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Illegal dumping woes ignite community efforts to catch dumpers, clean up

Illegal dumping
Posted at 11:26 PM, Jun 24, 2020
and last updated 2020-06-25 00:26:43-04

KANSAS CITY, Mo. — For some folks in Kansas City, Missouri, like President of Heart of the City Neighborhood Association Kathryn Persley, the ongoing narrative in her neighborhood is a never-ending story of trash.

“This is somebody's household, a remodel job," she said Wednesday pointing to the most recent load of garbage dumped in her neighborhood. "Somebody got a new refrigerator, and we got all their trash."

She calls the city about intersections like East 34th Street and Drury Avenue on a regular basis, but within a matter of a few days more trash inevitably shows up.

“I’m concerned about dumping, because it's just not healthy to live on top of trash,” Persley said. "I don't think it's dumping fees, because it doesn't cost that much to dump a truckload of debris."

Alan Ashurst is one of six illegal dumping investigators in KCMO who says the issue with Kansas City’s illegal dumping problem is so bad that it ranks among the top five priority topics for the city, which budgets $2 million a year to clean up illegally discarded trash.

"We'll get folks coming from Lee's Summit down (Missouri) 150, folks from Grandview,” Ashurst said.

Surveillance video released this week by the KCMO Neighborhoods and Housing Services Department from a business at East 14th Street and Jackson Avenue shows someone having their kids get out and do the dumping for them.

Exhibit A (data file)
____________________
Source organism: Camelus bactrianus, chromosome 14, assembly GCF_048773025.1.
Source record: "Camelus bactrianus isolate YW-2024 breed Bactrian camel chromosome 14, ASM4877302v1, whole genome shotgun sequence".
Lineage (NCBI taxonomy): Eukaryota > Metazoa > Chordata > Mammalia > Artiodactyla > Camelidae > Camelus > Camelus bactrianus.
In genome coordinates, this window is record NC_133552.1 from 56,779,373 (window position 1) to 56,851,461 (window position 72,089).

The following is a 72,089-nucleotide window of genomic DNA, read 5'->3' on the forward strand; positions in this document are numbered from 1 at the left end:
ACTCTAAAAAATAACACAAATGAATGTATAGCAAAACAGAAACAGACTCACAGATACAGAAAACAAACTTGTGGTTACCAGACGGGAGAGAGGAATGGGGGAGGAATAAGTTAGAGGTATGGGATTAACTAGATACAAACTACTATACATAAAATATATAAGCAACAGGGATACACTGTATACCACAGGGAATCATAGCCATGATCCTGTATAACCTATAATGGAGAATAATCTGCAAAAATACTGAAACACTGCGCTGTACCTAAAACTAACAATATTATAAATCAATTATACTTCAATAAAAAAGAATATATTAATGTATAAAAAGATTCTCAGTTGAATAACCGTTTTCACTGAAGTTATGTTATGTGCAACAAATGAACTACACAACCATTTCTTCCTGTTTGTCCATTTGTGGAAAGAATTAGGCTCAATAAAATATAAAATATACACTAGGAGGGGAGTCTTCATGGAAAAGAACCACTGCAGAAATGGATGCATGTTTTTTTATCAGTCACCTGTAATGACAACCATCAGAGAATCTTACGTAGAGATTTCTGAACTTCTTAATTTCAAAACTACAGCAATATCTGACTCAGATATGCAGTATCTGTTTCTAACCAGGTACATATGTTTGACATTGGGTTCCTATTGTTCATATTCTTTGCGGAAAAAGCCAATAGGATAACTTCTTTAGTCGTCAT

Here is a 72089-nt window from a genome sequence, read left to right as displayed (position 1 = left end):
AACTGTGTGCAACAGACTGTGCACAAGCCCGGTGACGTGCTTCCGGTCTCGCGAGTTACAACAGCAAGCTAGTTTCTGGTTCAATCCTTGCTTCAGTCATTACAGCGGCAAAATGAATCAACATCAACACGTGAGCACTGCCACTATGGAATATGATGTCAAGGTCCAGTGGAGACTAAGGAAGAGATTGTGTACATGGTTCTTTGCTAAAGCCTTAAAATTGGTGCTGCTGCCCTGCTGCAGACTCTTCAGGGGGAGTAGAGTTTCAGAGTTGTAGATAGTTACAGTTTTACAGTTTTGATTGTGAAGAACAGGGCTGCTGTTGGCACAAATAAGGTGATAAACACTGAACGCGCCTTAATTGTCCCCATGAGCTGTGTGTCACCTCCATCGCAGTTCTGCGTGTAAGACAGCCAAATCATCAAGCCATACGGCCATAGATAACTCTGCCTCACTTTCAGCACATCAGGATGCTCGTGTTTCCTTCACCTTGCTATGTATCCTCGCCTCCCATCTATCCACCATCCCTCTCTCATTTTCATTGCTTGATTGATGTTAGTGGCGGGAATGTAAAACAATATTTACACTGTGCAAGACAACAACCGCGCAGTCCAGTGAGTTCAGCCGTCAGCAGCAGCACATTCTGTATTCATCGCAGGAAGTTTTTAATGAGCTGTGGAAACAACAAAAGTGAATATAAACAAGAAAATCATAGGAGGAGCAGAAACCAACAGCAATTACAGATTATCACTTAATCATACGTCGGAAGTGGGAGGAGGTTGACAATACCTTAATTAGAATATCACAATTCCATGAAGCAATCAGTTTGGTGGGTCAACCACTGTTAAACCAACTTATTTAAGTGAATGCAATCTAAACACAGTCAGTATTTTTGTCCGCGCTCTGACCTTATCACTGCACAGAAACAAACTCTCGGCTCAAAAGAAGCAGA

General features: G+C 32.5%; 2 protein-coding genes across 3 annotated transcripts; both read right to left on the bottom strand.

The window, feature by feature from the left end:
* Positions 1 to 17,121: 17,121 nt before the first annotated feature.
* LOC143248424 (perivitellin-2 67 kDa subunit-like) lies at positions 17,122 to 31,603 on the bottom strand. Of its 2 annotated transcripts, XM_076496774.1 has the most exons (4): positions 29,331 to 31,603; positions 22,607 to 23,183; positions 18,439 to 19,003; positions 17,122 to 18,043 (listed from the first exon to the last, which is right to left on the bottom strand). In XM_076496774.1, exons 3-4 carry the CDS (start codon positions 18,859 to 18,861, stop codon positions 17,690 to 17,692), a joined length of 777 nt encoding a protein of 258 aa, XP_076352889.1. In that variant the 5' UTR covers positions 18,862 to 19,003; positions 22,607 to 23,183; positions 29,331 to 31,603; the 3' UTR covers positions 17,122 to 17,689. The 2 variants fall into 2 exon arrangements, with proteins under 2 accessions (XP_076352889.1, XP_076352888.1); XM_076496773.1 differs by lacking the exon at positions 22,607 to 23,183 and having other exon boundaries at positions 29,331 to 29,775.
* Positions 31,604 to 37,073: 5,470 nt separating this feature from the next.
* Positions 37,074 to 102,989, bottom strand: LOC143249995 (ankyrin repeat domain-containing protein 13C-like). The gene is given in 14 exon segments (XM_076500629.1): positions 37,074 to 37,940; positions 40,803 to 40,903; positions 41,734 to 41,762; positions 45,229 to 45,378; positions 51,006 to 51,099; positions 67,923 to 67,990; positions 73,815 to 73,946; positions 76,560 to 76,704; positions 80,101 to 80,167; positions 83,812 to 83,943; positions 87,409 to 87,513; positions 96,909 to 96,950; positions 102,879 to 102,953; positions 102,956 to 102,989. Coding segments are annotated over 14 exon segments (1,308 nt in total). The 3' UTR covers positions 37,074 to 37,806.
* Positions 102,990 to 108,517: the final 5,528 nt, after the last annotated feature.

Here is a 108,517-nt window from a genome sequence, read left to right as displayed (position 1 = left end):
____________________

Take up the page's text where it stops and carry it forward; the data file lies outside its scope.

"That's a learned behavior," Ashurst said. "This is not the first time I've seen a car pull up and a child get out and throw trash, so some of these people are like, 'This is just how you get rid of your trash in a pinch.'"

Another video recorded by one of the city’s 26 surveillance cameras at known dumping sites shows three men and a woman chucking debris from a trailer.

"I think it's a lot more to do with self-respect," Ashurst said. "Folks that don't have any self-respect aren't going to respect you or me, your community, your neighborhood, your city."

According to Persley, calling the city to clean up or even investigate doesn’t prevent illegal dumping from happening again.

"I think they should be made to come and clean up the trash and maybe forfeit their vehicle something,” Persley said, "because literally the trash dump is less than a mile from here."

A 3rd District Cleanup is scheduled in Persley's neighborhood from from 8 a.m. to noon on Saturday.

KCMO residents who find trash illegally dumped in their neighborhood can call 311 to have the city come and clean it up.

If you see someone illegally dumping or have video of it happening and can provide a license plate number, residents are encouraged to call 816-513-DUMP (3867) to have an investigator come out. Violators can face fines for illegal dumping.